# 7.8: Solution Equations: Examples

$$\newcommand{\vecs}[1]{\overset { \scriptstyle \rightharpoonup} {\mathbf{#1}} }$$

$$\newcommand{\vecd}[1]{\overset{-\!-\!\rightharpoonup}{\vphantom{a}\smash {#1}}}$$

$$\newcommand{\id}{\mathrm{id}}$$ $$\newcommand{\Span}{\mathrm{span}}$$

( \newcommand{\kernel}{\mathrm{null}\,}\) $$\newcommand{\range}{\mathrm{range}\,}$$

$$\newcommand{\RealPart}{\mathrm{Re}}$$ $$\newcommand{\ImaginaryPart}{\mathrm{Im}}$$

$$\newcommand{\Argument}{\mathrm{Arg}}$$ $$\newcommand{\norm}[1]{\| #1 \|}$$

$$\newcommand{\inner}[2]{\langle #1, #2 \rangle}$$

$$\newcommand{\Span}{\mathrm{span}}$$

$$\newcommand{\id}{\mathrm{id}}$$

$$\newcommand{\Span}{\mathrm{span}}$$

$$\newcommand{\kernel}{\mathrm{null}\,}$$

$$\newcommand{\range}{\mathrm{range}\,}$$

$$\newcommand{\RealPart}{\mathrm{Re}}$$

$$\newcommand{\ImaginaryPart}{\mathrm{Im}}$$

$$\newcommand{\Argument}{\mathrm{Arg}}$$

$$\newcommand{\norm}[1]{\| #1 \|}$$

$$\newcommand{\inner}[2]{\langle #1, #2 \rangle}$$

$$\newcommand{\Span}{\mathrm{span}}$$ $$\newcommand{\AA}{\unicode[.8,0]{x212B}}$$

$$\newcommand{\vectorA}[1]{\vec{#1}} % arrow$$

$$\newcommand{\vectorAt}[1]{\vec{\text{#1}}} % arrow$$

$$\newcommand{\vectorB}[1]{\overset { \scriptstyle \rightharpoonup} {\mathbf{#1}} }$$

$$\newcommand{\vectorC}[1]{\textbf{#1}}$$

$$\newcommand{\vectorD}[1]{\overrightarrow{#1}}$$

$$\newcommand{\vectorDt}[1]{\overrightarrow{\text{#1}}}$$

$$\newcommand{\vectE}[1]{\overset{-\!-\!\rightharpoonup}{\vphantom{a}\smash{\mathbf {#1}}}}$$

$$\newcommand{\vecs}[1]{\overset { \scriptstyle \rightharpoonup} {\mathbf{#1}} }$$

$$\newcommand{\vecd}[1]{\overset{-\!-\!\rightharpoonup}{\vphantom{a}\smash {#1}}}$$

Learning Objectives
• Write a solution equation that represents the electrolyte behavior of a solute.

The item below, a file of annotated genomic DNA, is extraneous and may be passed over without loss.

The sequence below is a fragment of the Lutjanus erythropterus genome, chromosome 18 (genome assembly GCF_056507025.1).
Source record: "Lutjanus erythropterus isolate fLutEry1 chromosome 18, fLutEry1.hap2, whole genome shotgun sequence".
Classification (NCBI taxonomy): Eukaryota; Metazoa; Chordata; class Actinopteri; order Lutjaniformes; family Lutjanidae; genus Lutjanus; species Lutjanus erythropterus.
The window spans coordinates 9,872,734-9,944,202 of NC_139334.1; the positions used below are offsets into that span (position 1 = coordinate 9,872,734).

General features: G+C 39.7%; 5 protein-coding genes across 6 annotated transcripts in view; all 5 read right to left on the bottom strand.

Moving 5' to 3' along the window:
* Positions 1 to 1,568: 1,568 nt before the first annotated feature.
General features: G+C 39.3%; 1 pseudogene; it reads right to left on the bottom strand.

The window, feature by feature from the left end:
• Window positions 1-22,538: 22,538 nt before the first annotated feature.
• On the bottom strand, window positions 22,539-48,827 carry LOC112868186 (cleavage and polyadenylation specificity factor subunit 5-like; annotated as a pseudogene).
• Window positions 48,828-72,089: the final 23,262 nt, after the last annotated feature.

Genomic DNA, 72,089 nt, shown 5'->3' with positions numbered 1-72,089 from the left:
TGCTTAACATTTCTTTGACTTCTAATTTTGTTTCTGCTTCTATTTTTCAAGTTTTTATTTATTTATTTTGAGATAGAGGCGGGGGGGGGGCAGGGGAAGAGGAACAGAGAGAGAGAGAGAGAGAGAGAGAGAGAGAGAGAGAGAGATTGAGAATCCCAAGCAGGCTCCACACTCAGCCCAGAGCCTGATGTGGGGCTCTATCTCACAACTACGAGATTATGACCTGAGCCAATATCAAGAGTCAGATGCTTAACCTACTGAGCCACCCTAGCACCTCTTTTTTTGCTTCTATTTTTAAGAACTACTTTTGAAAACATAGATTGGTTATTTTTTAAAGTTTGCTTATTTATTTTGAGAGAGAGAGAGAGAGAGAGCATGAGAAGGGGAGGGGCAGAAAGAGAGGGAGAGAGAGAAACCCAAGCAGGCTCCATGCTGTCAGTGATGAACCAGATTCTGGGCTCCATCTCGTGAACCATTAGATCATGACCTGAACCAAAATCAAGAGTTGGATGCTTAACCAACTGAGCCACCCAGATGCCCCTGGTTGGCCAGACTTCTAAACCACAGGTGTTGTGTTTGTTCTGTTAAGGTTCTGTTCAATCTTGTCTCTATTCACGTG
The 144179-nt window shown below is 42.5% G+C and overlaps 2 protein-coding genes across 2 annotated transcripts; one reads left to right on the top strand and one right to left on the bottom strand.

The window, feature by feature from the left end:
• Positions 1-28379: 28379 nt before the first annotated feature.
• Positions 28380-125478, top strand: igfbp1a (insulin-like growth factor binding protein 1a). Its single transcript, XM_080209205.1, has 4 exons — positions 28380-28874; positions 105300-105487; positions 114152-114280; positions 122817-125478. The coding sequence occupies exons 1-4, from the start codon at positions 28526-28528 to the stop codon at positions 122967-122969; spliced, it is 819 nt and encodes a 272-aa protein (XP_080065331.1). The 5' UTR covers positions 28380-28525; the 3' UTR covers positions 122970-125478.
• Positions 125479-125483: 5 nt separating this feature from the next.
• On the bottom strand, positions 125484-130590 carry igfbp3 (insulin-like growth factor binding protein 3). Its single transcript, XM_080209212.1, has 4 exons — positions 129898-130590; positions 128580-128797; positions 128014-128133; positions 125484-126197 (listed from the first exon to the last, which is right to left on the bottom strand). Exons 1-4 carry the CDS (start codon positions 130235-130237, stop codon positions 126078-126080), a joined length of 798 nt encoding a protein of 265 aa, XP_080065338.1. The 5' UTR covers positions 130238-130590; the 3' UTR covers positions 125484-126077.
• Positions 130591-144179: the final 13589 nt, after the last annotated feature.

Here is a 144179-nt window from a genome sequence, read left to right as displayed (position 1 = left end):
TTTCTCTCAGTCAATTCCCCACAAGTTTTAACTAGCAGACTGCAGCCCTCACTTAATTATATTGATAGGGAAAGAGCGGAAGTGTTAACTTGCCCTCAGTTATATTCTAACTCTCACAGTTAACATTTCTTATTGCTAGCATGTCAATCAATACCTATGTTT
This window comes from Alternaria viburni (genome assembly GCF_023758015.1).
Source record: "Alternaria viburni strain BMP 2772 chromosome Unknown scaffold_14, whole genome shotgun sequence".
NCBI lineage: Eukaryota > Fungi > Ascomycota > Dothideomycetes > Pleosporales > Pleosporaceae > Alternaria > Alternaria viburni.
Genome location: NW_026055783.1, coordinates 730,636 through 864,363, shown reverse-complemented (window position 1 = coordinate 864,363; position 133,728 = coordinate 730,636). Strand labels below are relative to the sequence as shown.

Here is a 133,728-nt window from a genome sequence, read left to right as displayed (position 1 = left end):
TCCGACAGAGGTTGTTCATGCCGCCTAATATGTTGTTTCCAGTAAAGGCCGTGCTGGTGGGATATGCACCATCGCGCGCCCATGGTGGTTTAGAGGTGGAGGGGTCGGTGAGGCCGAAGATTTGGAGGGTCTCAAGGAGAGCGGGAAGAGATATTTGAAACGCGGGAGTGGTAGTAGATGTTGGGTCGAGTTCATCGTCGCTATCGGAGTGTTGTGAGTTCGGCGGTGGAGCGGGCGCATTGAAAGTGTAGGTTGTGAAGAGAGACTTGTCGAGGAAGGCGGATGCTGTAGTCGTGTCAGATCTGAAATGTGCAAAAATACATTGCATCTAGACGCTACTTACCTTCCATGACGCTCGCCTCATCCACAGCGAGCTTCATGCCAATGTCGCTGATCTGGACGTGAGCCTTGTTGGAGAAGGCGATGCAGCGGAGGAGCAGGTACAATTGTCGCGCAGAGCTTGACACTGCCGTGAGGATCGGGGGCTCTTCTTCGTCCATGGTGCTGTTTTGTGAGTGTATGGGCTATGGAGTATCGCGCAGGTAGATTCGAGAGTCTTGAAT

The previous three sections presented and discussed the solution equation patterns that represent the dissociative behaviors of non-, strong, and weak electrolytes, respectively.  The following paragraphs will describe how these generic patterns can be modified to reflect the chemical composition of a particular solution.

For example, write a balanced solution equation that represents the dissociation of potassium phosphate, which exhibits the characteristics of a strong electrolyte when dissolved in water.  (States of matter are not required.)

In order to apply the strong electrolyte solution equation pattern that was presented in Section 7.6, each substance that is referenced in the given statement must first be classified as a solute or a solvent.  Because the indicator word "in" is present in the given statement, the chemical that is mentioned after this word, water, H2O, is the solvent in this solution, and the remaining substance, potassium phosphate, K3PO4, is the solute, "by default."

In order to indicate the point at which the dissociation of a strong electrolyte occurs, a "forward," or left-to-right, arrow is utilized in the solution equation for this type of solute.  The chemical formula of the solvent, water, H2O, is written over this arrow, and the chemical formula of the solute, potassium phosphate, K3PO4, is written on the left side of the arrow.  Because a strong electrolyte completely dissociates into its constituent cations and anions as it dissolves, the ion symbol for each of these particles is written on the right side of the arrow.  The cationic component of potassium phosphate, K3PO4, is the potassium ion, K+1, and the anionic component of this solute is the phosphate ion, PO43, which is a polyatomic anion.   Finally, in order to indicate that these ions are unique particles, a plus sign is used to separate their symbols.  The information that is described in this paragraph is reflected in the unbalanced solution equation that is shown below.

___ $$\ce{K_3PO_4}$$ $$\overset{\ce{H_2O}}{\longrightarrow}$$ ___ $$\ce{K^{+1}}$$ + ___ $$\ce{PO_4^{–3}}$$

Since the left and right sides of this solution equation contain equal amounts of phosphate ions, PO43, that ion is balanced.  However, the potassium ion, K+1, is not balanced, and, therefore, a coefficient of 3 should be written in the "blank" that corresponds to this ion on the right side of the arrow, as shown below.  Because all of the components in the following solution equation are balanced, the equation that is shown below is the chemically-correct representation of the dissociation of potassium phosphate in water.

___ $$\ce{K_3PO_4}$$ $$\overset{\ce{H_2O}}{\longrightarrow}$$ 3 $$\ce{K^{+1}}$$ + ___ $$\ce{PO_4^{–3}}$$